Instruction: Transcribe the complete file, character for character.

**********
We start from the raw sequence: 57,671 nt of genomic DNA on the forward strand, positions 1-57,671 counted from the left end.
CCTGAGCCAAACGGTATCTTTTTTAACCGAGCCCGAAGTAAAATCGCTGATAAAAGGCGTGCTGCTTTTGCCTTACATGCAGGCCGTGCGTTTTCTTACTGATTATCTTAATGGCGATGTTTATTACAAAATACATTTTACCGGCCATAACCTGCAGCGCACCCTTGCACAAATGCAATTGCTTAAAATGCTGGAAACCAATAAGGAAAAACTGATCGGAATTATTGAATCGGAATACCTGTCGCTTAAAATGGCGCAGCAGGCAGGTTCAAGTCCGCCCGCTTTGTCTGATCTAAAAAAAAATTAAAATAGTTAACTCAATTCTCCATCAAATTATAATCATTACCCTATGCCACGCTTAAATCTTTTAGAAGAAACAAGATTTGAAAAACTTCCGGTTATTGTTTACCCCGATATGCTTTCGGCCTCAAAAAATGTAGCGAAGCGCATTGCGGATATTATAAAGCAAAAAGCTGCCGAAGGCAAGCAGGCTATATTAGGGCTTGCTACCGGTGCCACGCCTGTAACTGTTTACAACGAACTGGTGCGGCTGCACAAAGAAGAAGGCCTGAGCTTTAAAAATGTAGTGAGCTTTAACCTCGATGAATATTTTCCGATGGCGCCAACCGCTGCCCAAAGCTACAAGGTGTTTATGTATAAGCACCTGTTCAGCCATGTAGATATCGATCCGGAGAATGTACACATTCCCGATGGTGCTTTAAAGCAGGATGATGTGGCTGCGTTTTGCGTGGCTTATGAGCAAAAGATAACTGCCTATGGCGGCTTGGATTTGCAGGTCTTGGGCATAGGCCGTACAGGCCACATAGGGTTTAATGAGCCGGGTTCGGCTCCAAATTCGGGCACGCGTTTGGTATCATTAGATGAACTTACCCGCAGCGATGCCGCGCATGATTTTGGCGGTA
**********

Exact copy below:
We start from the raw sequence: 57,671 nt of genomic DNA on the forward strand, positions 1-57,671 counted from the left end.
CCTGAGCCAAACGGTATCTTTTTTAACCGAGCCCGAAGTAAAATCGCTGATAAAAGGCGTGCTGCTTTTGCCTTACATGCAGGCCGTGCGTTTTCTTACTGATTATCTTAATGGCGATGTTTATTACAAAATACATTTTACCGGCCATAACCTGCAGCGCACCCTTGCACAAATGCAATTGCTTAAAATGCTGGAAACCAATAAGGAAAAACTGATCGGAATTATTGAATCGGAATACCTGTCGCTTAAAATGGCGCAGCAGGCAGGTTCAAGTCCGCCCGCTTTGTCTGATCTAAAAAAAAATTAAAATAGTTAACTCAATTCTCCATCAAATTATAATCATTACCCTATGCCACGCTTAAATCTTTTAGAAGAAACAAGATTTGAAAAACTTCCGGTTATTGTTTACCCCGATATGCTTTCGGCCTCAAAAAATGTAGCGAAGCGCATTGCGGATATTATAAAGCAAAAAGCTGCCGAAGGCAAGCAGGCTATATTAGGGCTTGCTACCGGTGCCACGCCTGTAACTGTTTACAACGAACTGGTGCGGCTGCACAAAGAAGAAGGCCTGAGCTTTAAAAATGTAGTGAGCTTTAACCTCGATGAATATTTTCCGATGGCGCCAACCGCTGCCCAAAGCTACAAGGTGTTTATGTATAAGCACCTGTTCAGCCATGTAGATATCGATCCGGAGAATGTACACATTCCCGATGGTGCTTTAAAGCAGGATGATGTGGCTGCGTTTTGCGTGGCTTATGAGCAAAAGATAACTGCCTATGGCGGCTTGGATTTGCAGGTCTTGGGCATAGGCCGTACAGGCCACATAGGGTTTAATGAGCCGGGTTCGGCTCCAAATTCGGGCACGCGTTTGGTATCATTAGATGAACTTACCCGCAGCGATGCCGCGCATGATTTTGGCGGTA